If you’ve been reading my columns, you know that life isn’t always about the parties and fabulosity, even during Grammy week. While parties and networking are always fun, I often talk about the need for balance in our lives. We are bombarded with messages and lured by the life that we seem to want (or they seem to make you think you want) at whatever price. During Award season, it is easy to experience that disconnect when you fail to listen to God.
You may be able to recognize that things are off kilter, but you are powerless to do anything about it on your own. It is important that our spirit remain open to receive that message from God, which usually comes through people in your life; it is as simple as energy attracting energy.
There’s no need for me to give a blow-by-blow Grammy week recap, you can see those all over the web instantaneously. Suffice it to say that there were, as always, more events that you can count. My time in L.A. kicked off with Essence’s 2nd Annual Black Women in Music Event, honoring Janelle Monae. As you saw from the photos on the website, the event was magical!
My time ended in Los Angeles with 48 hours and counting with no sleep, which was due to insomnia. Usually that happens when a message is on the verge of breaking through. I can’t move on to the next thing until I clear this blockage and receive my message.
Some friends recognize what your spirit needs and they help remove the obstacle that is blocking your blessing or your message. They serve as that same beacon of light (energy) that I am told that I provide to others. But I wouldn’t have this offer of light to give if I didn’t have family and true friends who serve as that laser of light for me.
During my time in L.A. for Grammy Week, it was partially business as usual; client meetings and work, I hit some fashionable parties with friends and had time to balance my spirit. However, it was the frequent collective time with friends, and one time in particular with Bevy, that opened an age-old problem about a person who no longer served, or perhaps never served as a positive energy force in my life, yet I often defended her as a friend.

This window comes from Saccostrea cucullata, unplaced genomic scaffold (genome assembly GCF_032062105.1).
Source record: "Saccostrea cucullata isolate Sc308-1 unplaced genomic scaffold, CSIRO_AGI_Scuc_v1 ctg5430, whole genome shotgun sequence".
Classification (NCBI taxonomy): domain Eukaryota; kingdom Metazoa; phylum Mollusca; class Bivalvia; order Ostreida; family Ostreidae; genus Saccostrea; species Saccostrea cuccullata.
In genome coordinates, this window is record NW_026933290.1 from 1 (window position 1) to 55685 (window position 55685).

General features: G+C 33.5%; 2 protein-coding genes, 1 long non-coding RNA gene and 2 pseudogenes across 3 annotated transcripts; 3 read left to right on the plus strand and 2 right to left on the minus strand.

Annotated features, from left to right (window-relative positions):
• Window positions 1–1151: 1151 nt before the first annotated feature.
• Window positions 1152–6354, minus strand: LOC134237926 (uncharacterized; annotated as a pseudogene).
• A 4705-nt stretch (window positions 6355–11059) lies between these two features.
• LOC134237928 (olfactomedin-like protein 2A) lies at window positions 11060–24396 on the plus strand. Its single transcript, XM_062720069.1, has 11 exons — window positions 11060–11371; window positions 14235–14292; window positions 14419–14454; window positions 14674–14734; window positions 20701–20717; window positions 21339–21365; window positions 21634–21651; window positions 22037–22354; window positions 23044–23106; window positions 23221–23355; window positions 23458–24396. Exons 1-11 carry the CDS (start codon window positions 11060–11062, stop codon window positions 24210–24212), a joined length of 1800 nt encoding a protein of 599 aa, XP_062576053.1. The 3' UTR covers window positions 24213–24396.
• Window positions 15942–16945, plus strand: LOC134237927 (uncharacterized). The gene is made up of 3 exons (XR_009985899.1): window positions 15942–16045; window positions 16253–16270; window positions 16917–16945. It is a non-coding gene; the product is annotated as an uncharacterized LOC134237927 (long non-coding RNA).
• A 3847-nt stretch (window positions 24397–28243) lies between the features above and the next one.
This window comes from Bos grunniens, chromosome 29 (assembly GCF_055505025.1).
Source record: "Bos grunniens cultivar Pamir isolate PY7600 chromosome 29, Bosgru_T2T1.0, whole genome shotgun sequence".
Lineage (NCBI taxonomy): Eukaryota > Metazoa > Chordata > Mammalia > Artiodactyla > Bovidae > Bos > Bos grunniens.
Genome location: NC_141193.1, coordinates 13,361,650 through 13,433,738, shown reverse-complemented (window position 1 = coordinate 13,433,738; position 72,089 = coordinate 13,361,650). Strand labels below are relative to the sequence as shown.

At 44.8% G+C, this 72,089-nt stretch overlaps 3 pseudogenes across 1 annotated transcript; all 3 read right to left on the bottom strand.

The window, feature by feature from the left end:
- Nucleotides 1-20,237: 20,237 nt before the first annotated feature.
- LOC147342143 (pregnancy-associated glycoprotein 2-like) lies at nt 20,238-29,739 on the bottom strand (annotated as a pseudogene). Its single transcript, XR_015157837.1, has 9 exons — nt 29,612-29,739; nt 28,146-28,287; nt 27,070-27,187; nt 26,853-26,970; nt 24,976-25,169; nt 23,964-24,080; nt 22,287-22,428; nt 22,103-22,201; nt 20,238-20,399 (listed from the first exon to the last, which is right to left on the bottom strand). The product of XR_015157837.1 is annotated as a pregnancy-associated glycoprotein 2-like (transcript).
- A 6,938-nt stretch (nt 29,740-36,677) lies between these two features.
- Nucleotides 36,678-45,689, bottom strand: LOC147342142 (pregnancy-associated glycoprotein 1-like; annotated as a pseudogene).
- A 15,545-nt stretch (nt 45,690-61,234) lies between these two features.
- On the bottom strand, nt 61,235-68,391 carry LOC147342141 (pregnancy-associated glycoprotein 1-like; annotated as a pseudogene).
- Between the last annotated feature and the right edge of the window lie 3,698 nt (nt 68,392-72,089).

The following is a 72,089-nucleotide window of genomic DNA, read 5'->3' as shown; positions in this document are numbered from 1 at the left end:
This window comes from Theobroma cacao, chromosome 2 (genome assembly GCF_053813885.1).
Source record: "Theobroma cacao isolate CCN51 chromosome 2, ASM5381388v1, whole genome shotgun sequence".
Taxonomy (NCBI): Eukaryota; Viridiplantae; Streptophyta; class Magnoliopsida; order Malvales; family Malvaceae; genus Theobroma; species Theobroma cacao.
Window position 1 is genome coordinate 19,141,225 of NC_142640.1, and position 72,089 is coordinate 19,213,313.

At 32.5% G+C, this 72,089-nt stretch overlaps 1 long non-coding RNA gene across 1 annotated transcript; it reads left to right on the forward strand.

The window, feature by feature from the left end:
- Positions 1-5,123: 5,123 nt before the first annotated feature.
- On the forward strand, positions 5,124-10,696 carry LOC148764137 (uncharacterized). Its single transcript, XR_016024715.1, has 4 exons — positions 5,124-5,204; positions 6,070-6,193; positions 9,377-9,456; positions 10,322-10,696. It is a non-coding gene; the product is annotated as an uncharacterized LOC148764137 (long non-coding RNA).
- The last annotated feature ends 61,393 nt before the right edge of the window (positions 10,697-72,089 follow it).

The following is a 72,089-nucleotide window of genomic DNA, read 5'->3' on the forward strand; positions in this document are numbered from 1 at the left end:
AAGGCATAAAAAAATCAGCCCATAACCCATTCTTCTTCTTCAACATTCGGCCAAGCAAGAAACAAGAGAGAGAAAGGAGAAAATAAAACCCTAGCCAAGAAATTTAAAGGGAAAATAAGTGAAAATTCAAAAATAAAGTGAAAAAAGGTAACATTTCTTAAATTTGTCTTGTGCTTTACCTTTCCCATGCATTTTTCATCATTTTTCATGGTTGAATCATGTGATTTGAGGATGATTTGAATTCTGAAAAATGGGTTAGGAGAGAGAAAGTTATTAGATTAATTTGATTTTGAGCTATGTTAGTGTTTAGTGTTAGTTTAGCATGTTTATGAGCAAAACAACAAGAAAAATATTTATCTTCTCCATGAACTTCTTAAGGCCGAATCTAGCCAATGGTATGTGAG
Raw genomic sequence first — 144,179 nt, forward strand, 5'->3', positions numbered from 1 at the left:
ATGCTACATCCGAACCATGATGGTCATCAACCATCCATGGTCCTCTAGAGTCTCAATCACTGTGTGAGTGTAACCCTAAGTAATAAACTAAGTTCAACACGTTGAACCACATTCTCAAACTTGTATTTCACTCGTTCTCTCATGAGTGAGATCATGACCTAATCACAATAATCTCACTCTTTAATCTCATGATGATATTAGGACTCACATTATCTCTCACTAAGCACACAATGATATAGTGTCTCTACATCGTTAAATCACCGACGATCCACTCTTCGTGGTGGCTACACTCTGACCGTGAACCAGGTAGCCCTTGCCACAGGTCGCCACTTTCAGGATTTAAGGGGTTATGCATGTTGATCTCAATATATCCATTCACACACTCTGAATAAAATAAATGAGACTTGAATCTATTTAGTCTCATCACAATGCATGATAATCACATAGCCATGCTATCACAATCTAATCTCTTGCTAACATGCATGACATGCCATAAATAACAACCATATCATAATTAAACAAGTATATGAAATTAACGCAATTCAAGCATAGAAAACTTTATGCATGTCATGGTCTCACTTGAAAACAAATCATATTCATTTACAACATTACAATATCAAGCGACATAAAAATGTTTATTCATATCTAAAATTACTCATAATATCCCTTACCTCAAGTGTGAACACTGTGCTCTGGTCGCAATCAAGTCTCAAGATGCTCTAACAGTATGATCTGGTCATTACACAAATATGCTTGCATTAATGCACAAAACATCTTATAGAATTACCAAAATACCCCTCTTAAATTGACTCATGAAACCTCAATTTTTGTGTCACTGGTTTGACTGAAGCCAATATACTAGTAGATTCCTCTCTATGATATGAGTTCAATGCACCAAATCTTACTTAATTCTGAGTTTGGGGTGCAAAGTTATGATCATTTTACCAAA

The irony, since there always is one, is that my girl San, from St. Louis, my close friend of 30-plus years has questioned why I consistently give this person access to my friendship, and she has questioned this for a good duration of our friendship. This conversation with Bevy, like the ones before with San, challenged me to analyze that relationship and realize that it is not a friendship at all. But this time, apparently, I was ready to be okay with it.
A relationship with any person, friend or family member should be based on love, and each of you should feel supported. When this isn’t the case, your energies clash and in some cases this can create a negative vibration. Most spiritual advisors speak of relationships that will often need to be left behind as you grow, and that person’s energy stays in the same place. As I mulled over that friendship question for a few days, I finally came to terms with the end of the friendship and I felt my spirit lift.
When you lighten your load, God brightens your life. Just as a friend helped me fix a spiritual barrier, God gave Bevy and me an angel in the form of an incredibly gifted makeup artist, Ghen at Saks, who was literally dropped as an unexpected gift in our lives as we perused the makeup floor. Ghen got us camera-ready for the Grammy-filled evening, and I looked up in total awe and appreciation. We were now ready to hit the Cash Money party and we finished it off at the 7th Annual Roots Pre-Grammy Jam Session where Chaka, Estelle, Ne-Yo, Marsha Ambrosius and other and others rocked the party well after our 3 am departure time.
I arrived at the hotel exhausted and I hadn’t been able to sleep at that point for 24 hours. I had plenty of work and meetings to tend to and knew that something was going to have to give. As the music industry set the Grammy stage on fire at the Staples Center, my soul stayed grounded in peace in my hotel room with some unfinished work. As I settled in to write, a client with whom I’d met with earlier in the day called to check on my insomnia and my writing. She offered to pick up dinner for me and bring it by my hotel room, a wonderful gift indeed, one that God knew that I needed.
As I approach 48 hours of no sleep, I know that I am now ready to lay my head down and sleep, knowing that all is well in my life, now surely able to sleep, something that has, until just now, alluded me this entire weekend.
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